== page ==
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King: Learning to accept our doubts
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The idea of God is endlessly fascinating, but I am not a “believer.” In fact, I do not believe “believers.” We all doubt, but doubt scares many individuals to a point where they willingly surrender their critical faculties and accept whatever they’re taught.

Consider the individual born into a Muslim family. He is told what to believe and accepts it, but should time and experience broaden his outlook on life, he may begin to doubt. In Islam, however, there is no greater sin than apostasy (abandoning one’s faith). Apostasy is punishable by death; therefore, doubt must be smothered.

The Christian South does not slay its unbelievers — not literally, at least — but doubt still carries a heavy burden. A blatant unbeliever cannot run for political office, cannot hold an important position in business or the community, or be accepted in the “best” families. Doubt is taught in seminaries (Nietzsche), but it doesn’t get you very far in business or politics.

The world doesn’t consist of just the known and the unknown. As pointed out by ex-Secretary of Defense Donald Rumsfeld, there are unknown unknowns — things we do not know that we do not know. I’m not so sure Rummy didn’t get that backward. There are things we know but cannot admit that we know.

Sigmund Freud introduced the concept of the unconscious and formulated his theory of repression in the early 1900s, but much of the time people don’t exactly repress knowledge. They know, but they deny what they know.

When confronted with questions where honesty would upset the social order, we lie. We tell a friend she looks fine in a dress that is obviously too tight. But lying is insidious. We defend friends and family with small untruths and then lose track of what is real and what isn’t. Finally peer acceptance becomes more important than truth. It’s wrong, and we know it. We just don’t want to admit it.

This would be just a personal matter if it didn’t infect political life. Apparently we can’t be loyal Americans unless we accept American exceptionalism, the idea that our country is somehow exempt from the historical mistakes and immorality that have affected other nations. This is wrong, and we know it. We just don’t admit it.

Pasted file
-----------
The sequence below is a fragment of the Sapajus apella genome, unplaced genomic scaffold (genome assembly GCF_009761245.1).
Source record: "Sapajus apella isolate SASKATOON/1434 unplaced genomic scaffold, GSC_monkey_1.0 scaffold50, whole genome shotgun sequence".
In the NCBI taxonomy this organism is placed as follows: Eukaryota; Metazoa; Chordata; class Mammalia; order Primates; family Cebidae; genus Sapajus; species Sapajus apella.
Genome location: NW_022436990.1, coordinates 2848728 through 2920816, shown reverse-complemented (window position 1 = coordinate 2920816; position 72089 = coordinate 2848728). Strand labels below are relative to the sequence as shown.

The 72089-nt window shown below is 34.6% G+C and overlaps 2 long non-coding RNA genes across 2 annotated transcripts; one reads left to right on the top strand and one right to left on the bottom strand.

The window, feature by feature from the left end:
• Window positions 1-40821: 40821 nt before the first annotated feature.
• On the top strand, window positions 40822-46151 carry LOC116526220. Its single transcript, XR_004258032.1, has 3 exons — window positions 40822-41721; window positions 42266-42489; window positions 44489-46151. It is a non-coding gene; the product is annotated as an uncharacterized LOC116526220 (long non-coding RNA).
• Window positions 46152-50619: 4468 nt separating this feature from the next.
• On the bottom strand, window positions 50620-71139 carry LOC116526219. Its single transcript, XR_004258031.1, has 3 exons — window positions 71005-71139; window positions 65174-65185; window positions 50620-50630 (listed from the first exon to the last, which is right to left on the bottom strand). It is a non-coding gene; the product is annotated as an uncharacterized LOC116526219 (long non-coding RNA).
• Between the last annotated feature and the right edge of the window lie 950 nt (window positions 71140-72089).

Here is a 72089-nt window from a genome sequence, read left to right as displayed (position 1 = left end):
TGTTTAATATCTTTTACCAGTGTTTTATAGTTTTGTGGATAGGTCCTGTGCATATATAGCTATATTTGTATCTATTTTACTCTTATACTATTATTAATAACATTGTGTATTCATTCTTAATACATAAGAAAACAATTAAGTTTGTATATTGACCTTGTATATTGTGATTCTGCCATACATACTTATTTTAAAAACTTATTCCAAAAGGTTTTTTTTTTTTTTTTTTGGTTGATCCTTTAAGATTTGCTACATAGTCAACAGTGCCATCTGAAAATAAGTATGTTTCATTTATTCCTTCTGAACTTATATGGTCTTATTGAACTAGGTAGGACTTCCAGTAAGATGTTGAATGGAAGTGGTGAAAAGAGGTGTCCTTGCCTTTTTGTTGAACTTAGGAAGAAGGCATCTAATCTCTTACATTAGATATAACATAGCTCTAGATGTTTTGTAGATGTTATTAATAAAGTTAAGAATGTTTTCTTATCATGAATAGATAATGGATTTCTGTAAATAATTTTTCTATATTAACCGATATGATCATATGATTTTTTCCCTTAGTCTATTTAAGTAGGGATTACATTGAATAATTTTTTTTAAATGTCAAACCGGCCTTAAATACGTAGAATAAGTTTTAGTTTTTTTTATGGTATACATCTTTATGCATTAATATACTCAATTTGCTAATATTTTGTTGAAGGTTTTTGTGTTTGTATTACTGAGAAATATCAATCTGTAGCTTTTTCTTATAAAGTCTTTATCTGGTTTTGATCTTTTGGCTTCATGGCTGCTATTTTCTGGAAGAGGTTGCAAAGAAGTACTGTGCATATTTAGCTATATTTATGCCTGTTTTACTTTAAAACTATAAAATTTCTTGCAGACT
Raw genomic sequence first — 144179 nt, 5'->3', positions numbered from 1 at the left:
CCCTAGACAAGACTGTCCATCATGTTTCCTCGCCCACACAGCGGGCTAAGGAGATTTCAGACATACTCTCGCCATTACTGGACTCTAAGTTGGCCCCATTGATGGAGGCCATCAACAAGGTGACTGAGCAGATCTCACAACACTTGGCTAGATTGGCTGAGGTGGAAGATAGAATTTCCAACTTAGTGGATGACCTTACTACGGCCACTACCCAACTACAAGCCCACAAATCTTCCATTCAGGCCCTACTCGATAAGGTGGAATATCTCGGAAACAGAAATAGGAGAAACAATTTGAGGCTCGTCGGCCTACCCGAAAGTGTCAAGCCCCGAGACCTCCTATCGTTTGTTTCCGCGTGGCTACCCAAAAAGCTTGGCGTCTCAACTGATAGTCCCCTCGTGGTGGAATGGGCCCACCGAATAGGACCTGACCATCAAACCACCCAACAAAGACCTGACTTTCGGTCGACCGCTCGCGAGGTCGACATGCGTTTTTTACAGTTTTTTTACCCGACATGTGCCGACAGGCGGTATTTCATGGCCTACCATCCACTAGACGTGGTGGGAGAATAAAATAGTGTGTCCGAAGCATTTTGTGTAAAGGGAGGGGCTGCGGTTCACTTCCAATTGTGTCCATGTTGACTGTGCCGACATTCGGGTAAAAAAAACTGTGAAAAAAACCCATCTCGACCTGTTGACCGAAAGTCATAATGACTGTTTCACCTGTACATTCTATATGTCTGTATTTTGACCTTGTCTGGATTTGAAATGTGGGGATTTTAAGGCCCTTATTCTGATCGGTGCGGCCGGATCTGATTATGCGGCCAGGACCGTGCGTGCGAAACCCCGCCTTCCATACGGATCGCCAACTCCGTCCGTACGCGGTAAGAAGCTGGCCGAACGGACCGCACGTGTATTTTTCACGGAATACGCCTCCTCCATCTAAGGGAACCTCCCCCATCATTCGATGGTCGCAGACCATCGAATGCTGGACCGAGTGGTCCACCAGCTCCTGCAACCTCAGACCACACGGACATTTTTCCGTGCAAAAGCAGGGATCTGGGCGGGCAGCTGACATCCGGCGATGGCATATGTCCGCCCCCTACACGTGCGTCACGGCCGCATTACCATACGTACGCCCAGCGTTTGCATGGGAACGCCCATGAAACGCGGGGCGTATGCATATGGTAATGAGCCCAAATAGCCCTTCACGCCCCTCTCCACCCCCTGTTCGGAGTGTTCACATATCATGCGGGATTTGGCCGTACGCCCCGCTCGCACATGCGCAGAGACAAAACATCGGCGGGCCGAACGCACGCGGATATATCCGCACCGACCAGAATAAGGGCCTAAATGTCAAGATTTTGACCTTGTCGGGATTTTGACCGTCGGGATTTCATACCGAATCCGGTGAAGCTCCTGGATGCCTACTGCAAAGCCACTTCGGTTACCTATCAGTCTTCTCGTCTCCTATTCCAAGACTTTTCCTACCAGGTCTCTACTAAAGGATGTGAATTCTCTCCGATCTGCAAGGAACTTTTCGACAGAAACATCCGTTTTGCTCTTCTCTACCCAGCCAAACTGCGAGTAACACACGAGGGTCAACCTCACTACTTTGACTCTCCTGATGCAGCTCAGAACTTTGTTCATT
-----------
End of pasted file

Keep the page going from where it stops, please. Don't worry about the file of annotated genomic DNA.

When it comes to religion, we go even farther out on a limb. There is less reason to be absolutely sure of anything, but instead of questioning we throw all our emotional weight behind belief. We believe because we cannot prove. But why fear doubt?

Doubt will take you farther because you must constantly search for the truth instead of assuming that you already know it. You weigh. You measure. You plumb the depth of your own psyche. It is not always comfortable, but you’re a richer person because of it. If you are a Christian, you will be a better Christian. If you are a Muslim or a Jew, you will be a better Muslim or Jew.

Whatever religion you chose, you do it freely with an open mind. You can even be an atheist if you like, but you must doubt that, too. It isn’t necessary to “believe.” One can doubt and still commit to a system of values. But because one isn’t compelled to blindly believe, he or she is free to question, compare and learn from others.

The problem is this: Are we able to give up our love of — no, our need for — the supernatural? Religion developed to explain the unexplainable. When something was beyond our understanding, we called it God.

At one time religion, science and philosophy were one. Today, they have diverged and developed different languages, but if you look deep enough, you’ll find they address the same questions: Who are we and where are we going?

The answers are personal. Your God is another man’s myth. The test is in this life, not the next.

Joan King lives in Sautee. Her column appears biweekly on Tuesdays and at

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